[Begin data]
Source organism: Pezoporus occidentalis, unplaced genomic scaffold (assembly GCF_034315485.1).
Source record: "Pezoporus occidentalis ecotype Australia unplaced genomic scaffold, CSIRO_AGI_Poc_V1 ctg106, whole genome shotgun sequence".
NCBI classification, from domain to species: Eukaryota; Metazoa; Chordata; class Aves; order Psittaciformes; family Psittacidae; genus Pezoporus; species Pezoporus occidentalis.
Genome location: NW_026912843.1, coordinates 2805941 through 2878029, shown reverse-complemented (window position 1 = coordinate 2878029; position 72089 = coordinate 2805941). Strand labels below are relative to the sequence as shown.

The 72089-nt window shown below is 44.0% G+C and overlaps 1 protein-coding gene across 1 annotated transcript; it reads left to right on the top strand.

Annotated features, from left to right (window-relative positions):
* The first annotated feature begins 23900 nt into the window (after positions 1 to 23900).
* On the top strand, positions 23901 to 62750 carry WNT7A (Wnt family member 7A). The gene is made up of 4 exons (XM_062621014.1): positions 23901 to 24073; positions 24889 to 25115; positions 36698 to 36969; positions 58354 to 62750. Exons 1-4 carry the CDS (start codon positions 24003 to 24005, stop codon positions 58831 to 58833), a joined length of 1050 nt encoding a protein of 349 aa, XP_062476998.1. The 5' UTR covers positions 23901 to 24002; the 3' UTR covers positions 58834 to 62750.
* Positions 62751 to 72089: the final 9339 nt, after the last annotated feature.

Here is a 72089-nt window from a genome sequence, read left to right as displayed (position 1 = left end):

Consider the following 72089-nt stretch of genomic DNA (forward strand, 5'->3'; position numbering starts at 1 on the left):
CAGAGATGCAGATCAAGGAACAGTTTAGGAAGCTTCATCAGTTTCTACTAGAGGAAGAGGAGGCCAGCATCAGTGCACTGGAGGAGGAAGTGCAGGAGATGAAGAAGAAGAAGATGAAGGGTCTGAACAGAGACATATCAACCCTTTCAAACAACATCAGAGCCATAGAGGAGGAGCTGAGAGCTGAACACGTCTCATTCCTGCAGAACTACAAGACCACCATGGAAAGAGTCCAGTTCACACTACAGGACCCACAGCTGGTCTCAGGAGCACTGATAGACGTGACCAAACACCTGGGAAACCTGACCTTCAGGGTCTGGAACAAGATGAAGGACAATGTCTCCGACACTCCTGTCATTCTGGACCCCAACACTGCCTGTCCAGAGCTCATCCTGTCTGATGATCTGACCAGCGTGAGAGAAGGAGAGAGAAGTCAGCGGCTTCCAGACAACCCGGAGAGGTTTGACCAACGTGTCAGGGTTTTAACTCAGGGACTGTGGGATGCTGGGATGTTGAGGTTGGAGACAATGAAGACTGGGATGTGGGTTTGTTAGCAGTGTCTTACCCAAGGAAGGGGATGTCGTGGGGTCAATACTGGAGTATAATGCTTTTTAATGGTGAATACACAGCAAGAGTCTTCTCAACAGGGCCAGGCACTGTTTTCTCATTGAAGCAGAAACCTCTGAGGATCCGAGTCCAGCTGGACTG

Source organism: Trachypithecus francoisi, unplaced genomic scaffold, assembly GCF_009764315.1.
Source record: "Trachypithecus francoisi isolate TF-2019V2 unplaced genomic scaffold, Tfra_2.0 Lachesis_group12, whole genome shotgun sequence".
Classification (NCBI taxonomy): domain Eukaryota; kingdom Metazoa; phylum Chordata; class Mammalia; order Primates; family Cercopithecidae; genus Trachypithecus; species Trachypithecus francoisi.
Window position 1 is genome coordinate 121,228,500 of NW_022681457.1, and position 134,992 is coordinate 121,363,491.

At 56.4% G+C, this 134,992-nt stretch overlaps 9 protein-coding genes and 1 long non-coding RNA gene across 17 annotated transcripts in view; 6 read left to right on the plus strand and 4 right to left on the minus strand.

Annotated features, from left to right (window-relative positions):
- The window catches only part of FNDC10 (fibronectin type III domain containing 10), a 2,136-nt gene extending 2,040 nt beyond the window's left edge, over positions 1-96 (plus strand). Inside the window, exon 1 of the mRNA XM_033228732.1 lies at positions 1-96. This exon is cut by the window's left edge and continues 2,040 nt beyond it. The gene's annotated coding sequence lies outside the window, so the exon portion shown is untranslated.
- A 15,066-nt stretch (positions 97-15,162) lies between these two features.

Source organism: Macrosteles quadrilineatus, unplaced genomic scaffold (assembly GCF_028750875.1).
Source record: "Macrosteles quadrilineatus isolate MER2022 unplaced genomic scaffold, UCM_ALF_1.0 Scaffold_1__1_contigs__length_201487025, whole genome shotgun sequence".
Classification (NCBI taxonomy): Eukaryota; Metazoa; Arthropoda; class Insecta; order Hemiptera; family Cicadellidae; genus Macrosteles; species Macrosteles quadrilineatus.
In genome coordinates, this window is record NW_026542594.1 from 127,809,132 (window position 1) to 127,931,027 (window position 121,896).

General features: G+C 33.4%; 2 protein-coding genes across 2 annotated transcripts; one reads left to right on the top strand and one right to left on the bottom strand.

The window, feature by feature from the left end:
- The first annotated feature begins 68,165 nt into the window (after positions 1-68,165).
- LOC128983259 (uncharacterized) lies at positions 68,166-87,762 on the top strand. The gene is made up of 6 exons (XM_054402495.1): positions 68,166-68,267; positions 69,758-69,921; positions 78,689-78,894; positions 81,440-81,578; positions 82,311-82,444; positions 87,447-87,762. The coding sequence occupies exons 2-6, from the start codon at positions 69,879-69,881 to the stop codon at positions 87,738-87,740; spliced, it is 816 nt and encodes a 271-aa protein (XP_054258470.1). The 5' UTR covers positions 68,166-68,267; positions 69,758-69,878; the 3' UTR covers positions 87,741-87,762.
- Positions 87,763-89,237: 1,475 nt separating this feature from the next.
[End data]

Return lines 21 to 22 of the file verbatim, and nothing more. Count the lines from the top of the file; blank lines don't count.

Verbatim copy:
Source organism: Macrosteles quadrilineatus, unplaced genomic scaffold (assembly GCF_028750875.1).
Source record: "Macrosteles quadrilineatus isolate MER2022 unplaced genomic scaffold, UCM_ALF_1.0 Scaffold_1__1_contigs__length_201487025, whole genome shotgun sequence".